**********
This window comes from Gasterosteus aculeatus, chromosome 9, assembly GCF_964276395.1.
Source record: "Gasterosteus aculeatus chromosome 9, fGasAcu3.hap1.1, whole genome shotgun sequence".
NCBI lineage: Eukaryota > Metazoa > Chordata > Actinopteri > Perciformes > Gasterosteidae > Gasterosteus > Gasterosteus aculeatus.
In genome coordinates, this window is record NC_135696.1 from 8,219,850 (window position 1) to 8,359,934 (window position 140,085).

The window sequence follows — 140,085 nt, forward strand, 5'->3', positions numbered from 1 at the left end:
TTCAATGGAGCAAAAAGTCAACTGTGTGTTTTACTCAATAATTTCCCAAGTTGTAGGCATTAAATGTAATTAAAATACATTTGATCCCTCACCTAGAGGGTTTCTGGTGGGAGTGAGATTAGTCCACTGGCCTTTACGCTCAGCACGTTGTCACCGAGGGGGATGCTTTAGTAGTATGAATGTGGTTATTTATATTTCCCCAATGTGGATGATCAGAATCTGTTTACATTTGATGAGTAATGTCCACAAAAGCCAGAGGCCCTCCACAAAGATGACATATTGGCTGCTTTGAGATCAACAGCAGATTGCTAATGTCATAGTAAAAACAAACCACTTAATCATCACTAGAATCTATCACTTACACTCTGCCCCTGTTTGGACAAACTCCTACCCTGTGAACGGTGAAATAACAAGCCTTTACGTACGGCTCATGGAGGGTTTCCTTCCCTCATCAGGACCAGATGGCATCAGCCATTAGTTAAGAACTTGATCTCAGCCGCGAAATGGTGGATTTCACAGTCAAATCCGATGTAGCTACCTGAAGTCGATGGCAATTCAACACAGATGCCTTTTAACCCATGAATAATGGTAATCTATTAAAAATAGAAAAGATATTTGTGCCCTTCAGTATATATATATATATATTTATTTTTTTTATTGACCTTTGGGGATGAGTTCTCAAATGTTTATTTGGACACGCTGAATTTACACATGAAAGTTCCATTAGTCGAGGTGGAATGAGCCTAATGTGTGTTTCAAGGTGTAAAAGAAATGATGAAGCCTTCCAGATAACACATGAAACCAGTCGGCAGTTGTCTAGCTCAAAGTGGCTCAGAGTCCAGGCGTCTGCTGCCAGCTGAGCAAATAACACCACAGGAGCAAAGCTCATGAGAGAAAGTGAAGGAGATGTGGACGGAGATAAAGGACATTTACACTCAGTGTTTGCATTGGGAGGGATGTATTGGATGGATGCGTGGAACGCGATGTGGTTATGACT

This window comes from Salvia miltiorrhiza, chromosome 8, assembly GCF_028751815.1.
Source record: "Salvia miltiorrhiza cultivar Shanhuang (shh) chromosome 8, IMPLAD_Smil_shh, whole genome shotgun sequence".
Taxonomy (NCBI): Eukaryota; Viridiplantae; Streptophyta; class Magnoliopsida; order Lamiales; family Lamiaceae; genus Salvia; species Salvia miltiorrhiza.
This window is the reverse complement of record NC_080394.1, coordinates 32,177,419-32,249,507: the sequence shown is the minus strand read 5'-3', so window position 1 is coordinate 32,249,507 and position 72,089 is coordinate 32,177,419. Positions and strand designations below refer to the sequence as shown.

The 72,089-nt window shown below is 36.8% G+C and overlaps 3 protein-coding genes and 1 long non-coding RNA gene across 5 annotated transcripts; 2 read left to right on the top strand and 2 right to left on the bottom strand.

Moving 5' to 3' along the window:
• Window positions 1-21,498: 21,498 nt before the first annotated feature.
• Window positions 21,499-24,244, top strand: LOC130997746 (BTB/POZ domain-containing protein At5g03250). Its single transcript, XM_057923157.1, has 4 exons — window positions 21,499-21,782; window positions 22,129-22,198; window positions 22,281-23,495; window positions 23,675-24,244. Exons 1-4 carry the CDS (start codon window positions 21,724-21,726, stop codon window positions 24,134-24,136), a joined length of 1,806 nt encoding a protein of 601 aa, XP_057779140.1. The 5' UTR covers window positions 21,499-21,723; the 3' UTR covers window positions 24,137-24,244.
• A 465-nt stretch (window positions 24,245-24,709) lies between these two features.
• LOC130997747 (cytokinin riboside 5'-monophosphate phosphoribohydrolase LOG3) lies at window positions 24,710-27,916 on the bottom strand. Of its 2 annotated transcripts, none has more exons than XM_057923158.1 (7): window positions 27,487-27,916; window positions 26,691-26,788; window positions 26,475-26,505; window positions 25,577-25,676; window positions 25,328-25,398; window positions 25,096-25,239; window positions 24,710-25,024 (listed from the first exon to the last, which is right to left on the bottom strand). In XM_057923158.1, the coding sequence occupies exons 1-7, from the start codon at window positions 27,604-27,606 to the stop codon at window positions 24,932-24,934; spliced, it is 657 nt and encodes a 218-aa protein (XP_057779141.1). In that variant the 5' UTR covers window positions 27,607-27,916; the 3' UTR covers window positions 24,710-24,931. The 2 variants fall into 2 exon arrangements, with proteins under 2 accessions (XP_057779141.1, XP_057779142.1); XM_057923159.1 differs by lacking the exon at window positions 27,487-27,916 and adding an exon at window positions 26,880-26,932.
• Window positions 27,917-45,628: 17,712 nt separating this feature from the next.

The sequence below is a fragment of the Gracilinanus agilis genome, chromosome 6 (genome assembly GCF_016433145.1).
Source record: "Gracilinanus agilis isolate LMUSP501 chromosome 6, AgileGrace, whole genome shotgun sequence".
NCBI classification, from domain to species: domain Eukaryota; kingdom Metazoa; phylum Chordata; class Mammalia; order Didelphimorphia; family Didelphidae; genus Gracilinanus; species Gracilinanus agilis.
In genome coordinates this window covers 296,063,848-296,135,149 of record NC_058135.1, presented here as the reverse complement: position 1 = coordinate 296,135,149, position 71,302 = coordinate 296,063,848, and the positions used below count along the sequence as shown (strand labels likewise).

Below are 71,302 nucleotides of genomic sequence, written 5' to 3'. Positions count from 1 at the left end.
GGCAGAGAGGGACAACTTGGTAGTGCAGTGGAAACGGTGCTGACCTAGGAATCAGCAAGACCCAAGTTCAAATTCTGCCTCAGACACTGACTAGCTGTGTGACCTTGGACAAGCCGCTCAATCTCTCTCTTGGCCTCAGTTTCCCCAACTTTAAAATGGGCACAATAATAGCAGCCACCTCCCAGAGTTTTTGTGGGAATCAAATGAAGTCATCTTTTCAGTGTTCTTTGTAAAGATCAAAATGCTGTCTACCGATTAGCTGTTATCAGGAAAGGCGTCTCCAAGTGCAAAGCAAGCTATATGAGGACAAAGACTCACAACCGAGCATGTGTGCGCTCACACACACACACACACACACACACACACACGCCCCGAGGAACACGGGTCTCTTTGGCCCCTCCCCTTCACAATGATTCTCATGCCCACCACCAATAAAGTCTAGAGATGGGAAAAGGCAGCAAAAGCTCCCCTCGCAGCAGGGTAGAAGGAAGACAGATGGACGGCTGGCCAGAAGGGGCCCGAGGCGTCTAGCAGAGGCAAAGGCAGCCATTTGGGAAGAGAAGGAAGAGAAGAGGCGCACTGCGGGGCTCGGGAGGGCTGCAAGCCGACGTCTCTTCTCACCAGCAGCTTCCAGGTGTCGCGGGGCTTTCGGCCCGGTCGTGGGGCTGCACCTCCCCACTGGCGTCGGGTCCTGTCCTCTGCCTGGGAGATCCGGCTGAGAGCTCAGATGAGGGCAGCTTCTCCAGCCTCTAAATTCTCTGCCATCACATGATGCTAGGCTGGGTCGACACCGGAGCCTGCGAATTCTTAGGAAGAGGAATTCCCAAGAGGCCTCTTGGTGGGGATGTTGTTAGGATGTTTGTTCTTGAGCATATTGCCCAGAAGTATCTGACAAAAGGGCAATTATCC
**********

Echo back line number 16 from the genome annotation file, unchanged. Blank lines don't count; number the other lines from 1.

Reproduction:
• LOC130997747 (cytokinin riboside 5'-monophosphate phosphoribohydrolase LOG3) lies at window positions 24,710-27,916 on the bottom strand. Of its 2 annotated transcripts, none has more exons than XM_057923158.1 (7): window positions 27,487-27,916; window positions 26,691-26,788; window positions 26,475-26,505; window positions 25,577-25,676; window positions 25,328-25,398; window positions 25,096-25,239; window positions 24,710-25,024 (listed from the first exon to the last, which is right to left on the bottom strand). In XM_057923158.1, the coding sequence occupies exons 1-7, from the start codon at window positions 27,604-27,606 to the stop codon at window positions 24,932-24,934; spliced, it is 657 nt and encodes a 218-aa protein (XP_057779141.1). In that variant the 5' UTR covers window positions 27,607-27,916; the 3' UTR covers window positions 24,710-24,931. The 2 variants fall into 2 exon arrangements, with proteins under 2 accessions (XP_057779141.1, XP_057779142.1); XM_057923159.1 differs by lacking the exon at window positions 27,487-27,916 and adding an exon at window positions 26,880-26,932.